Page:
Hundreds of students surprised the nation on Tuesday night when they broke off from an overnight sit-in and occupied the legislature in protest against the Chinese Nationalist Party (KMT) caucus’ handling of the cross-strait service trade pact.
After successfully fending off several evacuation attempts by the police and garnering national support over the past five days, the protest, which the media have dubbed the “Sunflower movement” — the largest student movement since the Wild Lily movement in 1990 that propelled legislative reform.
There are skeptics questioning almost everything about the group of young people — from their storming of the legislative compound and drinking beer in the legislative chamber, to their connections with opposition parties and their knowledge about the trade pact.
Photo: Hsieh Wen-hua, Taipei Times
In particular, there have been many questions about the cause and sustainability of the movement.
The students have been responding to these queries on an hourly basis.
In the legislature and the rallies outside the Legislative Yuan compound, students organized into groups to clean graffiti from the walls, recycle trash and maintain order.
Set up like a well-trained army unit, the students were divided into various teams of logistics, communication, patrol and — with help from volunteer physicians and lawyers — a medical team and a legal team were quickly assembled.
That was partly because the leaders of the movement, National Taiwan University graduate student Lin Fei-fan (林飛帆) and National Tsing Hua University student Chen Wei-ting (陳為廷), as well as other members of the core leadership are seasoned veterans in social movements despite their youth.
They gained experience from numerous protests in the past two years, including the one against land seizures at Miaoli County’s Dapu Borough (大埔) and the construction of the Miramar resort in Taitung County, the campaign against media monopolization and the anti-nuclear movement.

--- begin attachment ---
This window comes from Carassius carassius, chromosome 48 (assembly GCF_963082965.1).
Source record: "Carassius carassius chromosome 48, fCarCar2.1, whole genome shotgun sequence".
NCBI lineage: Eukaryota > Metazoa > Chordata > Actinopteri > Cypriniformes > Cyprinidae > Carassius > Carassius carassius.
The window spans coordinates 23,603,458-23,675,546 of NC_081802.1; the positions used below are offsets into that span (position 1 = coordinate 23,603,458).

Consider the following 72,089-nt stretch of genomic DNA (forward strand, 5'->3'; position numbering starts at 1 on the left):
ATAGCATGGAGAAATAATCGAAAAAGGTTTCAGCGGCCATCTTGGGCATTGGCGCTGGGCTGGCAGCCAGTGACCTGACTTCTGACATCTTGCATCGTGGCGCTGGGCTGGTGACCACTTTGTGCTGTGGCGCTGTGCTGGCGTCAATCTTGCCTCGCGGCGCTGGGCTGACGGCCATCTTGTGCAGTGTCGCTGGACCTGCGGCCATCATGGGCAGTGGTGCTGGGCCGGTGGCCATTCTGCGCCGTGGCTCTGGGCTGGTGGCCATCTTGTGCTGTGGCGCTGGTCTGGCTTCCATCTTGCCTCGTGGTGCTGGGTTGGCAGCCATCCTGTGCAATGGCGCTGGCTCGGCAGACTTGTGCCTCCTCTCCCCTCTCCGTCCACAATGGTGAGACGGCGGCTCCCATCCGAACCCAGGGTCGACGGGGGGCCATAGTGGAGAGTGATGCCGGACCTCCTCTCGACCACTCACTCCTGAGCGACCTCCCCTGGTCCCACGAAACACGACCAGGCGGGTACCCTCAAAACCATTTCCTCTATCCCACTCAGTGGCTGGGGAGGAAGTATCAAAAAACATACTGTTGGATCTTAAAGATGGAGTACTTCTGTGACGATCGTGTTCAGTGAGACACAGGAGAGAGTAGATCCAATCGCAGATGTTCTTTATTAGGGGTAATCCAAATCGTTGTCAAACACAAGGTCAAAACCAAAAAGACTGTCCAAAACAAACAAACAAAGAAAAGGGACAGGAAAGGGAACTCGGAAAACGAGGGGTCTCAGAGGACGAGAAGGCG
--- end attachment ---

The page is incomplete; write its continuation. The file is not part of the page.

Well aware of the nation’s political situation, the students have distanced themselves from political parties and stayed away from the so-called “blue-green struggle.”
Quite contrary to what several local media outlets and the KMT portray, most of the students in those protests have been able to explain their cause clearly and stand firmly for what they believed in.
The “Sunflower movement” is more than an overnight phenomenon and should be interpreted beyond these young people’s discontent with President Ma Ying-jeou’s (馬英九) governance.
It is the cultivation of the students’ effort in the past two years, during which they defied conventional views about the younger generation — that they could not care less about politics and the world they live in — and showed Taiwanese that they do care and they would take action to make the country a better place — any time and anywhere.
If today’s group of young activists have learned from what happened to the “Wild Lily generation,” some of them are more than likely to become the backbone of Taiwanese politics and social movements in the next 10 years.
From what people have seen so far, the new young activists show a deep caring for the nation and for the purity of politics as it was in the early 1990s.
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